As we celebrate Women’s History Month, it’s pertinent to remember that the health and well-being of young ladies is crucial for their future success and happiness. In recent years, one area that has received a lot of attention is the endocannabinoid system and the use of marijuana among young adults, particularly young women. As a psychiatrist, I have seen firsthand the negative impact that marijuana can have on mental health, especially in young women.

The endocannabinoid system is a complex network of receptors, molecules, and enzymes that regulate various physiological processes, including mood, appetite, pain, and immune function. This system is involved in the effects of cannabis on the brain and body. THC, the main psychoactive component in marijuana, binds to the endocannabinoid receptors in the brain, leading to the characteristic “high” associated with cannabis use.

While marijuana is legal in some states, it’s essential to understand that it can have serious adverse effects on young adults, particularly young women. Research has shown that women are more vulnerable to the harmful effects of marijuana than men. Several scientific papers show that women are more likely to develop anxiety, depression, and other mental health issues after using cannabis compared to men. This is likely because women have a higher concentration of endocannabinoid receptors in their brains than men, making them more sensitive to the effects of THC.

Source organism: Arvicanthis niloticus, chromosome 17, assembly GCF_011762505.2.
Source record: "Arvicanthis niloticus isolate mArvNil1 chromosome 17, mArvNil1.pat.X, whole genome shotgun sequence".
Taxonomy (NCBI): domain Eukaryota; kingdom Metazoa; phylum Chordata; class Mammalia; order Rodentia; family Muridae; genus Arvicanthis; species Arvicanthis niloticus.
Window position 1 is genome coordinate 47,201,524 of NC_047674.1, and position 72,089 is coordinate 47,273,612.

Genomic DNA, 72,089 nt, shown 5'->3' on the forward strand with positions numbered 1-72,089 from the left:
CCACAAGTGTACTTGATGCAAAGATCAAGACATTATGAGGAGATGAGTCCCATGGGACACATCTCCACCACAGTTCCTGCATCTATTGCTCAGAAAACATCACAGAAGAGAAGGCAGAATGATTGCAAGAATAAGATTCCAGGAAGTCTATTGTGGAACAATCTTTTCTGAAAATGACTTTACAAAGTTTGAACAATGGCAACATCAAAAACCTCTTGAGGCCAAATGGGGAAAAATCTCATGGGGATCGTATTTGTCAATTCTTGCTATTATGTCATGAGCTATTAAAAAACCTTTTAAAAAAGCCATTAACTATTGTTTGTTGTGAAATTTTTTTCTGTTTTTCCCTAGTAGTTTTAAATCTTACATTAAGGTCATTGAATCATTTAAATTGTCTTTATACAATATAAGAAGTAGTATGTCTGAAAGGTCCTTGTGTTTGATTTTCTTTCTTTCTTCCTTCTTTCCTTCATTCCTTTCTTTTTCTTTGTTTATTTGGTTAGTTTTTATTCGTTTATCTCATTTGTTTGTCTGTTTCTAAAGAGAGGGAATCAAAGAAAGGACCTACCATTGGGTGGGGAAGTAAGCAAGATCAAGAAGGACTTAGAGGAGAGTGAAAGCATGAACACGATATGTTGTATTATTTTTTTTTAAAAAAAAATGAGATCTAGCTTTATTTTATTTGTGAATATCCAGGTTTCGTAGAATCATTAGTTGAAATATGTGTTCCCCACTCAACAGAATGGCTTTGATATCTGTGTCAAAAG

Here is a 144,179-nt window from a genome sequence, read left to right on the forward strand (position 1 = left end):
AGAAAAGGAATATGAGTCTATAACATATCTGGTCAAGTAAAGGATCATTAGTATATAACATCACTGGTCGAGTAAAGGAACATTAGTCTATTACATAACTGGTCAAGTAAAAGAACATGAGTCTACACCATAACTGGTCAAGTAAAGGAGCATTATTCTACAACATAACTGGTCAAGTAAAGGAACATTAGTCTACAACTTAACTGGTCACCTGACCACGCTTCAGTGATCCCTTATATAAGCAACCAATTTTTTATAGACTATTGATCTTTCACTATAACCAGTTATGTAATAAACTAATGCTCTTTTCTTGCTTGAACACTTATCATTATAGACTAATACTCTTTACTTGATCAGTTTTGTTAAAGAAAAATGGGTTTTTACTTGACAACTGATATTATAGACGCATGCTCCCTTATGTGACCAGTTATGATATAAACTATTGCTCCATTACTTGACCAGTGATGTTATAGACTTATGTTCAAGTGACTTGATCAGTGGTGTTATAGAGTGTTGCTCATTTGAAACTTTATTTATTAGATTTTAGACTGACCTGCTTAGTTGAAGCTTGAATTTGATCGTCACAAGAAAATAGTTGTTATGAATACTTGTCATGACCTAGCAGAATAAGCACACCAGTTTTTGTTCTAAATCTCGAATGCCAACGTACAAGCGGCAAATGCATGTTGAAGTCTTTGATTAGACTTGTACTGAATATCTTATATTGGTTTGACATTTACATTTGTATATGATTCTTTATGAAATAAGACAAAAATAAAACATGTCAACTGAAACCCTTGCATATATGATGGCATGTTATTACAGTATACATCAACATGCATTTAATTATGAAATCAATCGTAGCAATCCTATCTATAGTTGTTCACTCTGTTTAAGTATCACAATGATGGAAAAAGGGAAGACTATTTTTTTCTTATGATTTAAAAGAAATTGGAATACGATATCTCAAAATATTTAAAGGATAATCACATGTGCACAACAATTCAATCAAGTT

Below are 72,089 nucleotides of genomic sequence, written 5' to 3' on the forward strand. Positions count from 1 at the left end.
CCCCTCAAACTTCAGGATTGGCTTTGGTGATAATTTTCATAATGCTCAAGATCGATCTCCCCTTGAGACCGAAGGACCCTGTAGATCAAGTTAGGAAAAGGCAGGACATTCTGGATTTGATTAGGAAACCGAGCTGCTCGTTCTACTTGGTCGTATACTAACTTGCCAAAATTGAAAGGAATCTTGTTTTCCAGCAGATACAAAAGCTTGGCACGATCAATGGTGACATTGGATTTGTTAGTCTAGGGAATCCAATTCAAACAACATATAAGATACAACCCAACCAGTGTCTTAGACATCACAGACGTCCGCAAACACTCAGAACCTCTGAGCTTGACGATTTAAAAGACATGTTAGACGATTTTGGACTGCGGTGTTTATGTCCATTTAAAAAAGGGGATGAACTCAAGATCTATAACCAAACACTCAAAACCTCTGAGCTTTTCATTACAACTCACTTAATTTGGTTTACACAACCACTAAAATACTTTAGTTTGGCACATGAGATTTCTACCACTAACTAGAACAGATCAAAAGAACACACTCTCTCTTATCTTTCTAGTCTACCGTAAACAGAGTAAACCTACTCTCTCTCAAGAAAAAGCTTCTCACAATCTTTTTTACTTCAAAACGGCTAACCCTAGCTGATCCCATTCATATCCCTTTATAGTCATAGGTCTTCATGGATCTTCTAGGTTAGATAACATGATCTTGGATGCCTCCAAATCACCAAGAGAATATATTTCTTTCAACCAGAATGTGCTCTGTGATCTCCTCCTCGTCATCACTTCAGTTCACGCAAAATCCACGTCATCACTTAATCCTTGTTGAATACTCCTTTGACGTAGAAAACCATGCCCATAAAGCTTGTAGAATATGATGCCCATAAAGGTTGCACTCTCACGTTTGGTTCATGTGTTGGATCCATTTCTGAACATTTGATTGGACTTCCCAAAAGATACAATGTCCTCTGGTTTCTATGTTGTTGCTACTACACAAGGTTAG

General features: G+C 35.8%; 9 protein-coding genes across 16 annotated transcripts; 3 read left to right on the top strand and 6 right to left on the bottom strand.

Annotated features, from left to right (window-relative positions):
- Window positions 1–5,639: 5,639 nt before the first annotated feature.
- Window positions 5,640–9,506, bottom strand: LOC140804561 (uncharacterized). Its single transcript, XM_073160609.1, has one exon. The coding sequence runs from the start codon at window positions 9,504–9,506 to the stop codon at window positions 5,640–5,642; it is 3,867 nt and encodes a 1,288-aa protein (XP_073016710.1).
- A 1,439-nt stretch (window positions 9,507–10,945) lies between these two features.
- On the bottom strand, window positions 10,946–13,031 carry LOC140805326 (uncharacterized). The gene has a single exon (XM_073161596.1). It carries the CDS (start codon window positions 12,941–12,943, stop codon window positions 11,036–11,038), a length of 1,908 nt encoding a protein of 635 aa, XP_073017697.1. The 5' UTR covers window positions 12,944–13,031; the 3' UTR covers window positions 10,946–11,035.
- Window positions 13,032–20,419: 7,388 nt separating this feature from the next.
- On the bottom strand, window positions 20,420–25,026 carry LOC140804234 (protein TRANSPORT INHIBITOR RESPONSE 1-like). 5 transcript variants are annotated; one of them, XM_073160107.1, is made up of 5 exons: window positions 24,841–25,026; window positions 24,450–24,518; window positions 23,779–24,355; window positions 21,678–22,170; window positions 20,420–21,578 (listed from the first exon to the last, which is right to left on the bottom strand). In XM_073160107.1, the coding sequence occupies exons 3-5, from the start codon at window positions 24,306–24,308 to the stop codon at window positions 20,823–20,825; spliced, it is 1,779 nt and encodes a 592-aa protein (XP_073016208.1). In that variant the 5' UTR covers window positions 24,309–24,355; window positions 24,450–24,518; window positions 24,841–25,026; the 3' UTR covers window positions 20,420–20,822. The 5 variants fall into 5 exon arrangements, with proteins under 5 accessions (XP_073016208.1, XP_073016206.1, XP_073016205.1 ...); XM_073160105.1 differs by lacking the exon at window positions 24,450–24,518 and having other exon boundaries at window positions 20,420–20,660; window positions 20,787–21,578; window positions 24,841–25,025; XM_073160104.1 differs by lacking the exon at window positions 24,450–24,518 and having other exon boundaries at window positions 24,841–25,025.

Moreover, research has shown that the use of marijuana during adolescence and young adulthood can have long-term negative effects on brain development, especially in areas of the brain responsible for memory, attention, and decision-making. This is particularly concerning for young women, as these cognitive functions are crucial for academic and professional success.

It’s also important to note that marijuana use can adversely affect reproductive health. Studies have shown that cannabis use can disrupt the menstrual cycle and reduce fertility in women. Additionally, marijuana use during pregnancy has been associated with low birth weight and developmental problems in infants.

As a psychiatrist, I strongly advise young women to avoid using marijuana, particularly during adolescence and young adulthood. It’s important to remember that marijuana use can negatively affect mental health, brain development, and reproductive health. Many effective treatments are available to help individuals overcome marijuana addiction and improve their overall health and well-being. If you or someone you know is struggling with marijuana use, seeking professional help is vital.


Olukayode O. Awosika, MD, FAPA.